How susceptible are you to an armed hold up?

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THow-susceptible-are-you-to-an-armed-hold-uphe main goal of operating a Club is to provide a hospitable gathering place where members and guests can have a good time, relax and unwind from their busy day to day lives.  Ensuring that you have a secure and safe environment is vital to this experience.

A simple question that should be raised when looking at your Club is, ‘How susceptible are we to an armed hold up or other security breaches?’

Imagine this scenario: you are a manager of a busy suburban Club and you are watching security cameras and see that the cashier station in your gaming room is being held up. What should your initial actions be?

A. Run out and intervene.
B. Push your duress alarm or panic button.
C. Call the police.
D. Implement emergency procedures and trust that your training in such situations is sufficient enough to ensure the safety of your staff members and clients.

With regard to the scenario detailed above, there really is no right answer. Although local police will react quickly to such an event, you are likely to be on your own for a period of time before they arrive.  Security provisions that you have in place have a direct impact on the outcomes and even the likelihood of such an event occurring.

Hopefully you will never be placed in such a situation, but crimes such as this are on the rise and have occurred at an alarming frequency over the past six months at other gaming premises just like yours.

In one incident, two men entered the drive-through bottle shop section of a Sandgate Hotel armed with what appeared to be a knife and a meat cleaver, and demanded money from a 21-year-old male staff member.

In another event in Inala, two men, one armed with a knife and the other with a firearm, entered a hotel on Freeman Road just before midnight. They made threats to the attendant and then took a till from the hotel before fleeing the scene on foot.

Thankfully no one was injured in both incidents, which occurred on November 3rd 2015. If staff had not acted correctly, these two situations could have escalated causing loss of life.

These types of events cannot be predicted, but hoping it never happens is unrealistic. A review of your venue’s security provisions should be a top priority. The following should be considered when assessing the security of your Club:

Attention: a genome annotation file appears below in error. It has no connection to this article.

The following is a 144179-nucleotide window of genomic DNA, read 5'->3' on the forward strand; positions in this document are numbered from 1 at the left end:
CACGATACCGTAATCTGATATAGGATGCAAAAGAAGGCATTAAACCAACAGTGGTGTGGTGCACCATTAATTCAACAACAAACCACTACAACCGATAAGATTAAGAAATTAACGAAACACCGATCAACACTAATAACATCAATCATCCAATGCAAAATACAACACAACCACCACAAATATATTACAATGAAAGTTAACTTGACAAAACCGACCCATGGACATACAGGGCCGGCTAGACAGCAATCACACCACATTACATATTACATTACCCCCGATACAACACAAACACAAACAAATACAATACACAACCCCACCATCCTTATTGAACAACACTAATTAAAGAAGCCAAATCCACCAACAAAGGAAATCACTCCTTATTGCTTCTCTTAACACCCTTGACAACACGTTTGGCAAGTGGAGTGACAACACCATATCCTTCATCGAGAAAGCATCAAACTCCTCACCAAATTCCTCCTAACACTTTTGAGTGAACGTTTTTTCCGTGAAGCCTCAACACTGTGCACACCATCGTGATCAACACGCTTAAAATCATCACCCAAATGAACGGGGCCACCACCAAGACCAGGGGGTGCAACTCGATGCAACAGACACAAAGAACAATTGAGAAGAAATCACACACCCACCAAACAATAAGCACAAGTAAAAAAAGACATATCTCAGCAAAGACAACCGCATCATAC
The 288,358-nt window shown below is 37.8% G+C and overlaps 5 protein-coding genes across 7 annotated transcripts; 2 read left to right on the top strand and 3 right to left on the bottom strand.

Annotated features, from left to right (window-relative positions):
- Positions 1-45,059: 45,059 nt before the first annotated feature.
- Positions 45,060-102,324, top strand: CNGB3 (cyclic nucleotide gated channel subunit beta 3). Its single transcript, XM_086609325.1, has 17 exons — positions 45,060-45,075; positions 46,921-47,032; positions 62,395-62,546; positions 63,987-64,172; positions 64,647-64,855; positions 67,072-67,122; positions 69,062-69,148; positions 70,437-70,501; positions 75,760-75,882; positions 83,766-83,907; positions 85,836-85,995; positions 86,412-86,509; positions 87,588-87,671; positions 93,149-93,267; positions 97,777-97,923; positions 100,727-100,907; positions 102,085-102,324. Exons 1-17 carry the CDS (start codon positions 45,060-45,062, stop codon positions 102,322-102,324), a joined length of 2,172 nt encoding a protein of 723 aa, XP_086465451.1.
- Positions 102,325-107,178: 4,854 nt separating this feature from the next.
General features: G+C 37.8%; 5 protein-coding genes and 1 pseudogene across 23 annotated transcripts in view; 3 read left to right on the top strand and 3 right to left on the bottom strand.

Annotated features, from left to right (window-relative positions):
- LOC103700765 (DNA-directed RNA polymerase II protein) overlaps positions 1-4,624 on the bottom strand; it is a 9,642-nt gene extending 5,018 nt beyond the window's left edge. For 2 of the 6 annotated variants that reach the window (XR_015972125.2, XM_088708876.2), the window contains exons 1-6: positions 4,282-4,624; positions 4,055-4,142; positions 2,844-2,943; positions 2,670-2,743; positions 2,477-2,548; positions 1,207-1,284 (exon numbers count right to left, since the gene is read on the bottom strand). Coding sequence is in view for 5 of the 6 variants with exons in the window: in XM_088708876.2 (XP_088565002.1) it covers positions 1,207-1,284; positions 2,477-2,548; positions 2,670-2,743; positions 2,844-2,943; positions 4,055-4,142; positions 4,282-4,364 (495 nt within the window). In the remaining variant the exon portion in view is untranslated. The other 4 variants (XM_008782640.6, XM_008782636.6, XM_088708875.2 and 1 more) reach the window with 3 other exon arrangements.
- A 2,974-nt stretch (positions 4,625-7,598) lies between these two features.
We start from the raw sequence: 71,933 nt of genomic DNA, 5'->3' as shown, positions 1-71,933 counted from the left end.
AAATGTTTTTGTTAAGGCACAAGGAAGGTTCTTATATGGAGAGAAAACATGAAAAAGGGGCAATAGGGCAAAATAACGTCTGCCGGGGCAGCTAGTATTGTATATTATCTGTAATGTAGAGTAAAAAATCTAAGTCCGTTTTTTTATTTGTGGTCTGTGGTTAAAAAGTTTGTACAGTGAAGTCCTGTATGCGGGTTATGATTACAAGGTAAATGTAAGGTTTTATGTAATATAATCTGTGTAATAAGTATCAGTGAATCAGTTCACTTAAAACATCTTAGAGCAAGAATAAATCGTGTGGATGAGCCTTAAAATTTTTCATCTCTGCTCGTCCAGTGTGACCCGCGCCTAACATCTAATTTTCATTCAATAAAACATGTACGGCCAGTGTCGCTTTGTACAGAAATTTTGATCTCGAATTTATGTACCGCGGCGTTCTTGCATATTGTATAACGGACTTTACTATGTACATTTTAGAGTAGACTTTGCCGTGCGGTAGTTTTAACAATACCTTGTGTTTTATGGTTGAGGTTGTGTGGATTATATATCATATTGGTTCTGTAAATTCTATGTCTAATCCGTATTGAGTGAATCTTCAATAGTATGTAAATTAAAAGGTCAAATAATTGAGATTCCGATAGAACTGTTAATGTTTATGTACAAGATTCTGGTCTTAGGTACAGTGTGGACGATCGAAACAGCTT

1. How secure is the venue?

  • Can persons easily enter the premise outside of business hours?
  • Can persons easily access back of house areas?
  • Are there isolated personnel, such as in external bottle shops?
  • Are safes clearly visible, do they have security provisions (time delay, drop safe etc.), are they locked when not in use, and do they have authorised access only?
  • Are ATM machines clearly visible from outside the building?
  • Are CCTV cameras in place, placed strategically, clearly visible, have good picture quality, and is there warning signage in place?
  • Are trained security personnel available?
  • Are there alarm systems such as building and duress alarms installed?
  • Is there sufficient lighting in car parks and other external areas?

2. Does the Club have security and emergency policies and procedures?
3. Are cash handling procedures developed, such as till clearance, counting or strong room procedures, and ATM filling procedures?
4. Are staff trained in security measures and procedures which have been developed?
5. Is employee due diligence undertaken?
6. Are proactive measures in place to ensure staff security when opening and closing the Club?
7. Are regular security sweeps and inspections undertaken to ensure Club safety?

If the answers to these questions are unfavourable then you are a soft target and a review of your security provisions must be undertaken so that the Club can maintain a safe environment.

It must be considered that most venues hit by this type of crime are ‘cased’ by the criminals before the ‘hit’ is made.  Making your venue a hard target will significantly decrease the likelihood of criminals risking a robbery

Having good security and emergency procedures in place will ensure that your staff will react appropriately, minimising the risk of escalation therefore ensuring the safety of both staff and patrons.

For assistance with your venue’s security and emergency procedures, please contact the team at or call 07 3878 9355.

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Anna Davey

Licencing & Research Consultant Anna has over nine years experience in the hospitality sector within a range of operational roles and specialises in liquor licensing,


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